In the News – Canada remembers Korean War

In the News – Canada remembers Korean War


Canadian sailors visit the graves of Canadian soldiers killed in the Korean War (1950-53) at the United Nations Memorial Cemetary in Busan, Friday.

/ Korea Times photo by Lee Sung-deok

By Kang Hyun-kyung

Back in December 1950, the first Canadian troops came to South Korea, then fighting its Stalinist northern neighbor after the North launched an attack at dawn on Sunday, June 25.

Nearly 26,000 young Canadians, mostly aged 18 or 19 years, fought for the freedom of this nation under the U.N. flag. More than 300 died and some 1,100 were wounded.

On Thursday, Canada’s Ambassador to South Korea David Chatterson said his nation’s decision to send the large contingent of troops to South Korea 62 years ago was “a very difficult political decision.”

“We had just come out of World War II and 10 percent of men in Canada fought in that war. So we had just completed a very long, difficult war in which Canadians fought and died for the freedom of other countries,” Chatterson said in an interview with The Korea Times.

“Five years later, we were asked to do it again…. It was difficult.”

The Canadian envoy said there had been a pros and cons debate regarding the plan to dispatch the troops when Canada was asked to join the Korean War.

“There was a lot of opposition to going back into a war. But we were very supportive of the U.N. and this was the Cold War period.

There were issues much bigger frankly than Korea at play,” Chatterson said.

“I think that’s what tipped the scales toward our involvement in the Korean War.”

Canada has been active in international peace-keeping operations and the military campaign to fight for the freedom of foreign nations. The North American country sent troops to Iraq during the first Gulf War, the Libyan Civil War in 2011 and Afghanistan.

Ambassador Chatterson said Canada’s contribution to international peace and security might have been impossible without support from its citizens and their awareness of the role Canada has to play to help make the world peaceful.

“Canada is a country populated by immigrants. So we always had connections to Europe, to Asia, and to countries around the world. That makes us look outward, not inward,” he noted.

“We can look beyond our day-to-day survival and think about the bigger global issues. We understand that the peace and security of the whole world affects us. We are not selfish people.”

Ambassador Chatterson made the remarks as South Korea marks the 62nd anniversary of the outbreak of the Korean War Monday.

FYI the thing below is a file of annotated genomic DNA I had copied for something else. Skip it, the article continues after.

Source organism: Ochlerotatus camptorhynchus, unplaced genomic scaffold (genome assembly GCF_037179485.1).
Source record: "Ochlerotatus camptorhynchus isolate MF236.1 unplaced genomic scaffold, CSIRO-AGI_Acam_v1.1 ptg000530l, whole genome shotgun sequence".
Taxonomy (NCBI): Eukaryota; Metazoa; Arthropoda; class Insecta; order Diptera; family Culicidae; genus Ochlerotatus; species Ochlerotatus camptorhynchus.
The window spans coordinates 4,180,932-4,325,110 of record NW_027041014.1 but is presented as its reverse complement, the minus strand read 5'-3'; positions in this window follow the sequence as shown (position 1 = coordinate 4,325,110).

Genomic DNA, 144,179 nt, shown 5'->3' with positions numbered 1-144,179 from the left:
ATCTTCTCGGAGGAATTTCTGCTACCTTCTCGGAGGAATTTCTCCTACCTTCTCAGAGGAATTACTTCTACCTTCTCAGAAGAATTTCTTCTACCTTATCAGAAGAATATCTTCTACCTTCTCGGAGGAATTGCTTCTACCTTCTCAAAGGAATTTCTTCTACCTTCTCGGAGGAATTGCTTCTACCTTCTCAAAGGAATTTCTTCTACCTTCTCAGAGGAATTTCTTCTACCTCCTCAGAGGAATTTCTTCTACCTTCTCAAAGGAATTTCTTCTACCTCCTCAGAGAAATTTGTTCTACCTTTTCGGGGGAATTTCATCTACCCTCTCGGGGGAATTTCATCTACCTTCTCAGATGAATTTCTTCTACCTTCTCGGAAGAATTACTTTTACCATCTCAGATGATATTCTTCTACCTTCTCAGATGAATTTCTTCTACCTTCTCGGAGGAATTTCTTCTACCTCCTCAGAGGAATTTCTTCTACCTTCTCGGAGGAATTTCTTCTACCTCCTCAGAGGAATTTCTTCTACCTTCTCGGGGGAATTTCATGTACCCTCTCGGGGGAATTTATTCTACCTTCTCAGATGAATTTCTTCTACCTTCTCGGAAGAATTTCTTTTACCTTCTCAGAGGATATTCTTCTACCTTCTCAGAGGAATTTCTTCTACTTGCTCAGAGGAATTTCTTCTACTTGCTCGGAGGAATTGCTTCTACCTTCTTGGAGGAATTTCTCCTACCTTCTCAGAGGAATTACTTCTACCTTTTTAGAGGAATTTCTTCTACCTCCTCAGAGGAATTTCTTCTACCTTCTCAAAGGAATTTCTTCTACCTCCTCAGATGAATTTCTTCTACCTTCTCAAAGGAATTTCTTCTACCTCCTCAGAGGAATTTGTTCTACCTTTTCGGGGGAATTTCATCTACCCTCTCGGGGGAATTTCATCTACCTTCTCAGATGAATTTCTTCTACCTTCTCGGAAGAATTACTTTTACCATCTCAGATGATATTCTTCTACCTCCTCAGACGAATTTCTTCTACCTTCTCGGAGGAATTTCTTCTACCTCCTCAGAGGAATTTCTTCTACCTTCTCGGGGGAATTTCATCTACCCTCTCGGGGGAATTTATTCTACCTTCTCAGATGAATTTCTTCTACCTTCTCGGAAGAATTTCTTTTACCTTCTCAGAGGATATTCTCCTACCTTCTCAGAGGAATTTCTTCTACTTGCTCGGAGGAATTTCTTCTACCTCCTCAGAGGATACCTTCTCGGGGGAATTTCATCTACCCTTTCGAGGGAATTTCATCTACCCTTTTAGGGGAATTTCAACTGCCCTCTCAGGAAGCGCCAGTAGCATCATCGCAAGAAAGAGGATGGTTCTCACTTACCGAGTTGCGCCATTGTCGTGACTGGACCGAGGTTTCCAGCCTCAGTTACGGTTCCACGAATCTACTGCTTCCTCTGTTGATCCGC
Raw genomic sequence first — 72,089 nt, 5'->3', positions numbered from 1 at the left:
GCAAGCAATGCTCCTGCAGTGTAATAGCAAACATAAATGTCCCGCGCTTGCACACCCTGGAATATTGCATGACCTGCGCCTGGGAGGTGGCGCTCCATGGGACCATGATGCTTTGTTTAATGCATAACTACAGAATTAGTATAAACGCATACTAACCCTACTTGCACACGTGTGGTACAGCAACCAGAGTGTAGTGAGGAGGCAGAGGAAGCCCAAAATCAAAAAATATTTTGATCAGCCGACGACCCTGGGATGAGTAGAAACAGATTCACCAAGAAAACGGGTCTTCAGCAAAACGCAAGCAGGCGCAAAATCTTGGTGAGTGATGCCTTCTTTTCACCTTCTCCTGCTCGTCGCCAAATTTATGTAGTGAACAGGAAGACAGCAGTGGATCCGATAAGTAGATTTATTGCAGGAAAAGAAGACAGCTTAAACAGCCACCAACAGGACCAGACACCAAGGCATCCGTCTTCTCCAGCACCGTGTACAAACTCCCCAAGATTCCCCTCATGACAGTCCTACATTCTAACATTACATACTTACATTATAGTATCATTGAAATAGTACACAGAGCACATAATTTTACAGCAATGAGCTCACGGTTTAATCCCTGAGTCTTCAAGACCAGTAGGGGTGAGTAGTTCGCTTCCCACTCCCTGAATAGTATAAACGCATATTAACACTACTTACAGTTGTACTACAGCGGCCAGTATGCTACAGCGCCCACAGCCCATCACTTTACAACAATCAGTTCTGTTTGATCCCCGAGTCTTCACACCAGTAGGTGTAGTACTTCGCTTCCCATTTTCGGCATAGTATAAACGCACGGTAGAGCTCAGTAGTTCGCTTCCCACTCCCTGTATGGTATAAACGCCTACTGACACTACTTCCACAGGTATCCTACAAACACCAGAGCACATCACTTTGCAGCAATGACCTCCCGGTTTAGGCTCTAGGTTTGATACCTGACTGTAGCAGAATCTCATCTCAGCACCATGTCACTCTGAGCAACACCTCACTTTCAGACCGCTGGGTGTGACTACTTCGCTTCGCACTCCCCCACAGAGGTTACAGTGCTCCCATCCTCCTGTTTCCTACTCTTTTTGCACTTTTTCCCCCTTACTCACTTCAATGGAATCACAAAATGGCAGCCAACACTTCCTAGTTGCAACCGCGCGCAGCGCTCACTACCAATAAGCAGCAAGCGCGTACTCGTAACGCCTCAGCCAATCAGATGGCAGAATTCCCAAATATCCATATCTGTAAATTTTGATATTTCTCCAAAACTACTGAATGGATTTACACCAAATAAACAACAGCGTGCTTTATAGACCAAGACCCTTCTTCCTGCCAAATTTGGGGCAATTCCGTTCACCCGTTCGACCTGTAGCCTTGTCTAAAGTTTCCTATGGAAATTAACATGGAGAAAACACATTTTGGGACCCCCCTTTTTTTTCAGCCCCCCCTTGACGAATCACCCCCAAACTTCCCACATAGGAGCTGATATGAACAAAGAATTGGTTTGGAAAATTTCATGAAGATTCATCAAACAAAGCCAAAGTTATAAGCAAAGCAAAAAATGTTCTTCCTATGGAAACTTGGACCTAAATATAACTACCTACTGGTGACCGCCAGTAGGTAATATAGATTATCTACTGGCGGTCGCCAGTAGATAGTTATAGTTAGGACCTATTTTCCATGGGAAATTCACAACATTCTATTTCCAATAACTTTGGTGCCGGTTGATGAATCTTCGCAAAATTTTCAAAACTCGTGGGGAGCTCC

According to the Ministry of National Defense, some 63 nations from all around the world had either sent troops or provided necessary assistance to South Korea during the forgotten war.

The 63 nations included the United States, the United Kingdom, Turkey, France, Belgium, Colombia, Ethiopia, and the Philippines.

These countries joined the Korean War after the U.N. Security Council passed a resolution to begin a police action to help the South in the wake of North Koreans’ launch of the attack.

Chatterson said Canadian veterans, who are now mostly in their 80s, felt that their sacrifices paid off after witnessing the dramatic changes South Korea has made in terms of socio-economic development over the past six decades.

“In my discussions with them, they were very pleased that their sacrifices have enabled this,” he said.

“Our Korean War veterans visit here every year with the support of the Ministry of Patriots and Veterans Affairs. For many of them, it was their first time. They had come to South Korea when they were at 18 or 19 years old sixty years ago. So they were quite struck by the change as Korea was absolutely ruined during the war. So it was very emotional for them.”

Canada Day

Six decades after the outbreak of the Korean War, the Canadian ambassador, who arrived in Seoul last September to assume duties to South and North Korea, said he felt the need to raise the profile of Canada as well as bilateral relations in South Korea.

The two sides will commemorate the 50th anniversary of the establishment of diplomatic relations next year.

The two governments have made various efforts to bolster ties. One of them was the restart of negotiations to clinch the Korea-Canada free trade agreement, suspended after the two sides began talks in 2005. Last week, President Lee Myung-bak and Prime Minister of Canada Stephen Harper announced this after the summit held on the sidelines of G20 Summit held in Mexico.

“Our negotiations are well-evolved and Canada and Korea have complementary economies,” said Chatterson, revealing optimism about the road ahead of the trade pact.

Near the end of the interview, the ambassador launched the pitch for Canada Day slated for July 1.

“We don’t celebrate this with army parades. Rather we celebrate this with communities in Canada and around the world. We will have concerts, picnics, barbeque and fireworks,” he said.

Original article can be found here.

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